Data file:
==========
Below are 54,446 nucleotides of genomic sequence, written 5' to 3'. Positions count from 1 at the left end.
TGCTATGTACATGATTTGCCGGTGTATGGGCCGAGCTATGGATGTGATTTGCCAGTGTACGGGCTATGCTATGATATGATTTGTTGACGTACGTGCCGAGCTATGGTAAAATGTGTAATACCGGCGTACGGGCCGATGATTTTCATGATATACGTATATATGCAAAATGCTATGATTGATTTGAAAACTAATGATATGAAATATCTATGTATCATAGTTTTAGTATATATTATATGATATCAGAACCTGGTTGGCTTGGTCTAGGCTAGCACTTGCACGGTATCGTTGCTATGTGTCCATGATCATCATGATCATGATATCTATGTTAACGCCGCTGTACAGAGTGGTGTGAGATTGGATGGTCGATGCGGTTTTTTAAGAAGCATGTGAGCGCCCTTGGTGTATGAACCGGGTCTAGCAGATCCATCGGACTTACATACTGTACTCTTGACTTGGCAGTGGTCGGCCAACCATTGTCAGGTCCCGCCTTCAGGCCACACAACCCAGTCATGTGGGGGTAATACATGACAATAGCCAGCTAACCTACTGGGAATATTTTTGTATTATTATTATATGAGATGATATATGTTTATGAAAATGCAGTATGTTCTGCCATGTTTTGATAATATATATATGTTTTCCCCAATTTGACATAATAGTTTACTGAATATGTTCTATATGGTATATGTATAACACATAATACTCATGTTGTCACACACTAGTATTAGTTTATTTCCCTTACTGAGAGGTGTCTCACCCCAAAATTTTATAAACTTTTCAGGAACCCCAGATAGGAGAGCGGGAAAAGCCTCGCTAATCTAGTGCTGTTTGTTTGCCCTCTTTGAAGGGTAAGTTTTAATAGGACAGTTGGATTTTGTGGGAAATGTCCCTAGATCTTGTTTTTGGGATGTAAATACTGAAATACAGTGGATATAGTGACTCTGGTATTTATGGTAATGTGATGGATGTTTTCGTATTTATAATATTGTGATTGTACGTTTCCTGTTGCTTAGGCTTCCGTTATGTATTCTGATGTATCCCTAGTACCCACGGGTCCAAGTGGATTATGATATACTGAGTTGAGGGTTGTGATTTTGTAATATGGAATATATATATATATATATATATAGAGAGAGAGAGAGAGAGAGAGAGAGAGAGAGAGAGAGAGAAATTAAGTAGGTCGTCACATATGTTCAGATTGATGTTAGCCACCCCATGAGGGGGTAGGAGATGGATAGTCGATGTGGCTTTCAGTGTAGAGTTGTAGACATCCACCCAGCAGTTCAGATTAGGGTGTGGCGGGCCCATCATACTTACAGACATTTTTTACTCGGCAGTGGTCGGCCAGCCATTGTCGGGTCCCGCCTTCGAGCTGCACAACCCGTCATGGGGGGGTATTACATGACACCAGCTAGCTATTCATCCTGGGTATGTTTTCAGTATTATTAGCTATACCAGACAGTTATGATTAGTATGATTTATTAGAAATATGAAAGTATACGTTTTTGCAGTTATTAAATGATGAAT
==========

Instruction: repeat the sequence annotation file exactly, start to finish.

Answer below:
Below are 54,446 nucleotides of genomic sequence, written 5' to 3'. Positions count from 1 at the left end.
TGCTATGTACATGATTTGCCGGTGTATGGGCCGAGCTATGGATGTGATTTGCCAGTGTACGGGCTATGCTATGATATGATTTGTTGACGTACGTGCCGAGCTATGGTAAAATGTGTAATACCGGCGTACGGGCCGATGATTTTCATGATATACGTATATATGCAAAATGCTATGATTGATTTGAAAACTAATGATATGAAATATCTATGTATCATAGTTTTAGTATATATTATATGATATCAGAACCTGGTTGGCTTGGTCTAGGCTAGCACTTGCACGGTATCGTTGCTATGTGTCCATGATCATCATGATCATGATATCTATGTTAACGCCGCTGTACAGAGTGGTGTGAGATTGGATGGTCGATGCGGTTTTTTAAGAAGCATGTGAGCGCCCTTGGTGTATGAACCGGGTCTAGCAGATCCATCGGACTTACATACTGTACTCTTGACTTGGCAGTGGTCGGCCAACCATTGTCAGGTCCCGCCTTCAGGCCACACAACCCAGTCATGTGGGGGTAATACATGACAATAGCCAGCTAACCTACTGGGAATATTTTTGTATTATTATTATATGAGATGATATATGTTTATGAAAATGCAGTATGTTCTGCCATGTTTTGATAATATATATATGTTTTCCCCAATTTGACATAATAGTTTACTGAATATGTTCTATATGGTATATGTATAACACATAATACTCATGTTGTCACACACTAGTATTAGTTTATTTCCCTTACTGAGAGGTGTCTCACCCCAAAATTTTATAAACTTTTCAGGAACCCCAGATAGGAGAGCGGGAAAAGCCTCGCTAATCTAGTGCTGTTTGTTTGCCCTCTTTGAAGGGTAAGTTTTAATAGGACAGTTGGATTTTGTGGGAAATGTCCCTAGATCTTGTTTTTGGGATGTAAATACTGAAATACAGTGGATATAGTGACTCTGGTATTTATGGTAATGTGATGGATGTTTTCGTATTTATAATATTGTGATTGTACGTTTCCTGTTGCTTAGGCTTCCGTTATGTATTCTGATGTATCCCTAGTACCCACGGGTCCAAGTGGATTATGATATACTGAGTTGAGGGTTGTGATTTTGTAATATGGAATATATATATATATATATATATAGAGAGAGAGAGAGAGAGAGAGAGAGAGAGAGAGAGAGAGAAATTAAGTAGGTCGTCACATATGTTCAGATTGATGTTAGCCACCCCATGAGGGGGTAGGAGATGGATAGTCGATGTGGCTTTCAGTGTAGAGTTGTAGACATCCACCCAGCAGTTCAGATTAGGGTGTGGCGGGCCCATCATACTTACAGACATTTTTTACTCGGCAGTGGTCGGCCAGCCATTGTCGGGTCCCGCCTTCGAGCTGCACAACCCGTCATGGGGGGGTATTACATGACACCAGCTAGCTATTCATCCTGGGTATGTTTTCAGTATTATTAGCTATACCAGACAGTTATGATTAGTATGATTTATTAGAAATATGAAAGTATACGTTTTTGCAGTTATTAAATGATGAAT